i’ll admit it...it’s starting to look and feel like fall here. while i maintain that it isn’t actual autumn until a frost happens (in the same subjective way saturday doesn’t turn to sunday until i’ve gone to sleep), the weather does seem to be more in line with the calendar date than it was a week ago. it’s ok because we’ve passed october 7, the first average frost date, and still no frost--every frost-free night from here on is bonus. budget surplus. and the forecast is predicting at least one more freezeless week.
this time of year almost all the food at my favorite produce stand is locally-grown. it’s full of dozens of varieties of squash and gourds and surrounded by a sea of pumpkins. this week i nearly squeaked in excitement (i really do squeak when i’m excited) when i found my favorite apples, honeycrisp, and beautiful, super-sweet o’henry peaches.
i’ve been picking lots of blackberries, freezing or drying most of them. my arms look gruesome scratched like i’ve been fighting feral cats and i doubt they’ll get a chance to heal for a while. there’s an enormous berry patch i haven’t hit yet that i might need to check out/donate blood to sometime this week.
my first raspberry ripened on friday! and i noticed even more canes flowering and fruiting. i don’t understand why it’s happening but i like it. i haven’t eaten raspberries right off the vine since i was a teenager on summer trips to maryland where they grow wild all over the place. they must grow wild here too but i haven’t come across any yet.
friday evening i went over to jason’s for a fall cookout. we thrifted this old cast iron mini-grill on thursday and couldn’t wait to try it out:
that afternoon andy and i took a walk along the river and collected sticks for kindling and blackberries for dessert, then picked herbs from the garden. jason bought fresh veggies from the co-op and prepared two really yummy sauces.we threw herbs on the fire.
just after sunset i read a couple fall poems, “october’s bright blue weather” by helen hunt jackson and keats’ wonderful “ode to autumn”:
Season of mists and mellow fruitfulness,
Close bosom-friend of the maturing sun;
Conspiring with him how to load and bless
With fruit the vines that round the thatch-eaves run;
To bend with apples the moss'd cottage-trees,
And fill all fruit with ripeness to the core;
To swell the gourd, and plump the hazel shells
With a sweet kernel; to set budding more,
And still more, later flowers for the bees,
Until they think warm days will never cease;
For Summer has o'erbrimm'd their clammy cells.
Who hath not seen thee oft amid thy store?
Sometimes whoever seeks abroad may find
Thee sitting careless on a granary floor,
Thy hair soft-lifted by the winnowing wind;
Or on a half-reap'd furrow sound asleep,
Drowsed with the fume of poppies, while thy hook
Spares the next swath and all its twinèd flowers:
And sometimes like a gleaner thou dost keep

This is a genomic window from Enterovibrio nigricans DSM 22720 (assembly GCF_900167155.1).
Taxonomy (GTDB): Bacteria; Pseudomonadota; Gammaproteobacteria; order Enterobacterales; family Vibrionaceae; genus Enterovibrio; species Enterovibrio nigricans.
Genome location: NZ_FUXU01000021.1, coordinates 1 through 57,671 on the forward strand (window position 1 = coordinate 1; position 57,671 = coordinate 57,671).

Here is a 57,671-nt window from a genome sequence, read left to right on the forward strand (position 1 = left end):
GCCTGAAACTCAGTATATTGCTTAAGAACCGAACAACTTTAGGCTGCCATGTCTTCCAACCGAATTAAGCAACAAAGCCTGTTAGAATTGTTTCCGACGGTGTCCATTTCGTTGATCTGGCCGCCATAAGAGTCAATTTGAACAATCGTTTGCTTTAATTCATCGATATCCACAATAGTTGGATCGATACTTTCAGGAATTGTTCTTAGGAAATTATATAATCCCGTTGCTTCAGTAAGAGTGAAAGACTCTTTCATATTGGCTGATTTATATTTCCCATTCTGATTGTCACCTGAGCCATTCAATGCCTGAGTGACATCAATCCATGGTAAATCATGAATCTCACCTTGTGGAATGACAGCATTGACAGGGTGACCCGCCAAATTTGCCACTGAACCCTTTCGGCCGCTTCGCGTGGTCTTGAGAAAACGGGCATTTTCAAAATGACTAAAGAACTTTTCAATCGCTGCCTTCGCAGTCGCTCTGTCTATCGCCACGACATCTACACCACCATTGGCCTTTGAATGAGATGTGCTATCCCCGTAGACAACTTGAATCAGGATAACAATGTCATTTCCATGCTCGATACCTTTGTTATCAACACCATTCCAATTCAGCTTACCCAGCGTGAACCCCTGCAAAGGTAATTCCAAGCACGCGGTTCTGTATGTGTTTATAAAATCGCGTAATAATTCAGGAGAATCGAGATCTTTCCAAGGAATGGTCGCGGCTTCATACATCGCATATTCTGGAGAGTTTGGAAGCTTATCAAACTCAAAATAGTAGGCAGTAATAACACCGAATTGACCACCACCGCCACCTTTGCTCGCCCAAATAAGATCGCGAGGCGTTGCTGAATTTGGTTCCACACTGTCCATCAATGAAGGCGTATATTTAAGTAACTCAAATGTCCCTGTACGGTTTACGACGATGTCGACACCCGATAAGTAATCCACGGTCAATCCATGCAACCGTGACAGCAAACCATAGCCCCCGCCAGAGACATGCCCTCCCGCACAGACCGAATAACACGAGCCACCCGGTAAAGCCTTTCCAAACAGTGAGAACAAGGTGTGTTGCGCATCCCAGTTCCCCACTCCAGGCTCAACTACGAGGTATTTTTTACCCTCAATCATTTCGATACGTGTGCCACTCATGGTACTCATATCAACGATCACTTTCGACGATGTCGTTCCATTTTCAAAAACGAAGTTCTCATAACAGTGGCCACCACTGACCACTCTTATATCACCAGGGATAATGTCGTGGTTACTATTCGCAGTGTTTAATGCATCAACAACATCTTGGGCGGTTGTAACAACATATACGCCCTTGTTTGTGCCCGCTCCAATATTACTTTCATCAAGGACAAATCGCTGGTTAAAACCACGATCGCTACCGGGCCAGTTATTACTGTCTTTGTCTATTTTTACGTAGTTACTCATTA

Steady thy laden head across a brook;
Or by a cyder-press, with patient look,
Thou watchest the last oozings, hours by hours.
Where are the songs of Spring? Ay, where are they?
Think not of them, thou hast thy music too,—
While barrèd clouds bloom the soft-dying day
And touch the stubble-plains with rosy hue;
Then in a wailful choir the small gnats mourn
Among the river-sallows, borne aloft
Or sinking as the light wind lives or dies;
And full-grown lambs loud bleat from hilly bourn;
Hedge-crickets sing; and now with treble soft
The redbreast whistles from a garden-croft;
And gathering swallows twitter in the skies.
i broke out my crochet mukluks for the first time this season. it felt seriously chilly that night.
we feasted on peppers, squash, eggplant and portobello mushroom with a side of seasoned basmati rice. for dessert we ate blackberries and a delicious pear that we found growing near where he lives, only one left on the tree, possibly the best pear i’ve ever eaten.
my fall garden is growing slowly but surely. i’m trying four new varieties of radish and three new varieties of lettuce, along with kohlrabi, collards, kale, chard, parsley, winged peas, miscellaneous herbs and a few new types of greens. meanwhile, the summer garden is still chugging along.
monday i picked zucchini, rattlesnake peas and the last of the bush beans, which i cut down afterwards. they were still blooming and growing but just barely.
i baked a loaf of zucchini quick bread.
it looks wrong with the golden zucchini rather than green, and i stupidly forgot to add raisins, but it does taste moist and delicious.
tuesday i picked 4lbs of tomatoes, including my first three big rainbows.
this is the prettiest tomato variety i’ve grown, and by far the best-tasting large tomato. they were supposed to get much larger but the plant was kind of a runt. in fact all my big rainbow seedlings were runts, most of them died before i could plant them. bad seeds maybe.
wednesday i picked 5.75lbs of tomatoes...
and made a large batch of sauce. i froze it instead of canning because i was too sleepy.
another 5.5lbs on friday...
and 10.5lbs this afternoon, for a total of over 25lbs this week. this is what i was dreaming of all summer.
one of the tomato plants i thought was a dixie golden giant is actually aunt ruby’s german green. i was wondering why they wouldn’t ripen fully. a good chunk of today’s haul consisted of these tasty, ripe green tomatoes.
today i picked my first (and probably last) two eggplants, a green bell pepper and some pole peas.
doesn’t the bottom of this pepper look like the face of stinkie the ghost from casper?
it seems like a lot of garden bloggers haven’t been posting much lately, which probably either means their gardens are done for the season or they’re so overwhelmed with veggies they don’t have time to talk about it. hopefully the latter. what’s everyone else been harvesting lately?